Evidence

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The latest important research summarised

Short summaries of the latest health research presented in plain English to promote use of research by all members of society.

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Treating asymptomatic MRSA on discharge from hospital reduces risk of later infection

Use of medicated creams, mouthwash and body wash for six months after discharge from hospital led to a 30% lower risk of MRSA infection, compared with basic hygiene education. This study was carried out in the USA using 2,121 adults who had tested positive for MRSA in hospital, but who had no symptoms. Meticillin-resistant Staphylococcus ...

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Intravenous magnesium can reduce shivering in patients after surgery

An infusion of magnesium, given during or immediately after surgery, reduces the proportion of patients who experience shivering in the operating theatre or in recovery from 23% to 9.9%. Shivering is unpleasant for the patient and may place strain on the cardiovascular system, as it increases oxygen use. A review of 64 trials found that ...

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Better care of deteriorating patients has reduced US mortality after surgery

Improved management of deteriorating patients with surgical complications has reduced the number of deaths in US hospitals rather than it being due to fewer complications. Over the past 10 years, complication rates have remained fairly similar. It is the reduction in 'failure to rescue' that has made the main difference in mortality. It is unclear if ...

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Keyhole surgery may be better than physiotherapy for hip impingement

Adults with painful restriction of movement of their hip had greater improvements in their symptoms after arthroscopy (keyhole surgery) than those who had physiotherapy. This NIHR-funded study included 222 people with hip pain and limited movement due to femoro-acetabular (hip) impingement but without a diagnosis of osteoarthritis. Their average age was 36 years. Half of ...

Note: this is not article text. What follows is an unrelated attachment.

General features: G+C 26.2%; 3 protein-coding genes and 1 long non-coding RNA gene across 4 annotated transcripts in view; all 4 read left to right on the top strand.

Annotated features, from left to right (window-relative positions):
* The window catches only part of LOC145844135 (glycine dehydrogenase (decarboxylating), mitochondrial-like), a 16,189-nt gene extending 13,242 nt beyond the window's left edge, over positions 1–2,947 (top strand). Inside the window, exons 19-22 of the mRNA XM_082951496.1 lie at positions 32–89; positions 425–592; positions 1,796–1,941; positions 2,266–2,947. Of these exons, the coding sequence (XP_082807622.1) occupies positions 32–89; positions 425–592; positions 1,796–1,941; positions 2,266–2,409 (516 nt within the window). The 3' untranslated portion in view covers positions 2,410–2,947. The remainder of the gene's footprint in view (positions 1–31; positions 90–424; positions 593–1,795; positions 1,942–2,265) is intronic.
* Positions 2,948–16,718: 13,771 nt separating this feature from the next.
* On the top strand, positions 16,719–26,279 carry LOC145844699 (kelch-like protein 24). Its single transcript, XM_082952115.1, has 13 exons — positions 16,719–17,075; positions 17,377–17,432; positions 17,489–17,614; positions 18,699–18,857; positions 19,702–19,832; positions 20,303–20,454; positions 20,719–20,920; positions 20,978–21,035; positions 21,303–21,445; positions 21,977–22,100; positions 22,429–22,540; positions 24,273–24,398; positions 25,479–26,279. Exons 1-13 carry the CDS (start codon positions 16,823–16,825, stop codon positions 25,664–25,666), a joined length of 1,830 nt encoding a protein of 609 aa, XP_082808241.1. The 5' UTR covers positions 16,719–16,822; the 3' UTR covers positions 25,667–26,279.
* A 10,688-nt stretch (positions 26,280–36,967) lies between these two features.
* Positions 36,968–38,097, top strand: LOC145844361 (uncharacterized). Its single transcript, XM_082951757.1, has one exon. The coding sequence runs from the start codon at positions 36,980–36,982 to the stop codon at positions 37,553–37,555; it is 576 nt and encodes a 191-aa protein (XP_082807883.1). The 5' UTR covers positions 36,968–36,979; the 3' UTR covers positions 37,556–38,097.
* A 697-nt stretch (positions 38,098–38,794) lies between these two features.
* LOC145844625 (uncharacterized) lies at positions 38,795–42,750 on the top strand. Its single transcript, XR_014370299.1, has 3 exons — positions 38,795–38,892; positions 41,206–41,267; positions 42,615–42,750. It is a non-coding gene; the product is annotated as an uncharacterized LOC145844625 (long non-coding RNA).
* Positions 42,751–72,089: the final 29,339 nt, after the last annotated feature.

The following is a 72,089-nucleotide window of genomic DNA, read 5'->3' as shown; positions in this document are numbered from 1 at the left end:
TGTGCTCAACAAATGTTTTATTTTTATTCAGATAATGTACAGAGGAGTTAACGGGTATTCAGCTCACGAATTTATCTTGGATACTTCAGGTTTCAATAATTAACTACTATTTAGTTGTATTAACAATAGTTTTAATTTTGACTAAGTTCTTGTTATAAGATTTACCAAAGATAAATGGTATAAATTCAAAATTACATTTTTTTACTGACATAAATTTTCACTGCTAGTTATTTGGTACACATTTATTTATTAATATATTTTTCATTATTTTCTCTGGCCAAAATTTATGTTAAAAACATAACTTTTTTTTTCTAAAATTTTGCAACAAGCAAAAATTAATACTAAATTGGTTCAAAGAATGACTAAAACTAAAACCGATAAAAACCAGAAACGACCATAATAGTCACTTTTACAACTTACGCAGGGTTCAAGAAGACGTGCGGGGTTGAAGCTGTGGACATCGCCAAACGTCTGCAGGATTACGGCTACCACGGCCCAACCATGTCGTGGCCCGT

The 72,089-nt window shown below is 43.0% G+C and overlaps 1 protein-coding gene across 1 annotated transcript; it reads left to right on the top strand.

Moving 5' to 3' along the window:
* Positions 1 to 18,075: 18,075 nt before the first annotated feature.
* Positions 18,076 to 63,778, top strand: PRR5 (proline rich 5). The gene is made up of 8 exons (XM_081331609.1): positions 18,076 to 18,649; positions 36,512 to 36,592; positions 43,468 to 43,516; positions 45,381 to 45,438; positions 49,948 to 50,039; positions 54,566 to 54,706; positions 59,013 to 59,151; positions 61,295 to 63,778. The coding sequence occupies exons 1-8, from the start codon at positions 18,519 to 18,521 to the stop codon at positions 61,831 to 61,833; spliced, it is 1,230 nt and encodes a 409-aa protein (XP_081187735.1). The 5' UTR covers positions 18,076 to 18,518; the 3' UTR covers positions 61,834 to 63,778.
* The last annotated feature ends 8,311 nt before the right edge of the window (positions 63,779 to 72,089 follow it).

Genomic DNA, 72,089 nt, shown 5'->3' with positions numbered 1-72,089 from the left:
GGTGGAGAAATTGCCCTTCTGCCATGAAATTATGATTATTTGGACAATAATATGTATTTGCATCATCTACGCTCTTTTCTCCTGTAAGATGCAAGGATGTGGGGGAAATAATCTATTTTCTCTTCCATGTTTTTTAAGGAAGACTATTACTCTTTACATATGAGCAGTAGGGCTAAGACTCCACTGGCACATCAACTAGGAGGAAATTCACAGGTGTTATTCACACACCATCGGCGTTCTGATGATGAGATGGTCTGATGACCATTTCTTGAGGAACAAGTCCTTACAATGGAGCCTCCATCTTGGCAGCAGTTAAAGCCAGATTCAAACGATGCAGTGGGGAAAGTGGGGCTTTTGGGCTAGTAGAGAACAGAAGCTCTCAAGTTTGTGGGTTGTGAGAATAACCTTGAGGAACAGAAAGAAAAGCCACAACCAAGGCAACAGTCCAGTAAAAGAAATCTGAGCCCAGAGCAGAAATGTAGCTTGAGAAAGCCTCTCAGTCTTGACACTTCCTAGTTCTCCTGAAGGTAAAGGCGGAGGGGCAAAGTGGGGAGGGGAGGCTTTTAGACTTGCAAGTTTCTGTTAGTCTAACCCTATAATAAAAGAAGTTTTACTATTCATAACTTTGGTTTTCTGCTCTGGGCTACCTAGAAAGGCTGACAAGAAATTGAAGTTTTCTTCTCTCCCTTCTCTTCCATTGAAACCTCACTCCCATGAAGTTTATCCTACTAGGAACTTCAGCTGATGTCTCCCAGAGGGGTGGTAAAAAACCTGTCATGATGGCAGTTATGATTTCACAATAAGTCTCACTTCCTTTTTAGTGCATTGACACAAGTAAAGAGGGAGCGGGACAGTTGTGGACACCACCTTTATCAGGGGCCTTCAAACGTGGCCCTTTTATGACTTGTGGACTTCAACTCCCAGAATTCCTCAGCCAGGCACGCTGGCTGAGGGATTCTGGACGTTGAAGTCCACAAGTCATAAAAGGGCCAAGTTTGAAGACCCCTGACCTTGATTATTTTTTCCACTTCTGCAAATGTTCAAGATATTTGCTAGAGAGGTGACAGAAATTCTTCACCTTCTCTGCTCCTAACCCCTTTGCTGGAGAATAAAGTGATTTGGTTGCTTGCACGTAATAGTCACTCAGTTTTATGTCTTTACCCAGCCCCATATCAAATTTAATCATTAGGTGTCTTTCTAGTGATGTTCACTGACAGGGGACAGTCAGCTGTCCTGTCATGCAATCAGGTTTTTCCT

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New insights into how ethnicity and culture affect maternal mental health

Ethnicity and culture can affect how and when women seek help for mental health problems before or after having a baby. Many women avoid seeking help because they feel services are not sensitive to their beliefs. Services should ensure all women, regardless of background, can access the support they need during and after pregnancy. This ...

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When is it best to start the Parkinson’s drug, levodopa?

Earlier treatment with levodopa provides symptomatic relief to those with symptoms but does not appear to slow Parkinson’s disease from progressing. Therefore, timing is best determined by symptoms. The treatment of Parkinson’s disease is complex. Levodopa is the main drug used to reduce tremors and muscle stiffness. Whether it modifies the course of the disease ...

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Switching to oral antibiotics early for bone and joint infections gave similar results to continuing intravenous therapy

For adults with bone or joint infection, many of whom had metal implants, beginning six weeks of oral antibiotics within seven days of intravenous treatment, was no worse than a regimen delivered wholly intravenously (IV). After one year, around 14% of both groups still had an infection, showing the difficulty of treatment, irrespective of the ...

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Getting hospital patients up and moving shortens stay and improves fitness

Interventions to encourage patients admitted to hospital for medical problems to get out of bed and walk around increases their mobility, without increasing their risk of falls. Older inpatients frequently spend much of their time in bed, which risks a loss of physical condition and muscle tone. This can make it harder for them to ...

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Communication problems are top of patients’ concerns about hospital care

Patients have different concerns from clinicians when asked about problems with their care, and may identify preventable safety issues. When trained volunteers surveyed 2,471 patients from three NHS Trusts in England, 23% of patients identified concerns about their care. The biggest category of concerns related to communication, with staffing issues and ward environment the next ...

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E-cigarettes helped more smokers quit than nicotine replacement therapy

Smokers who use NHS stop smoking services appear almost twice as likely to be successful for a year if they use e-cigarettes than if they use nicotine replacement therapy (NRT) products. In a trial of 866 smokers who used NHS stop smoking services, 18% of those assigned to e-cigarettes were abstinent 12 months from their ...

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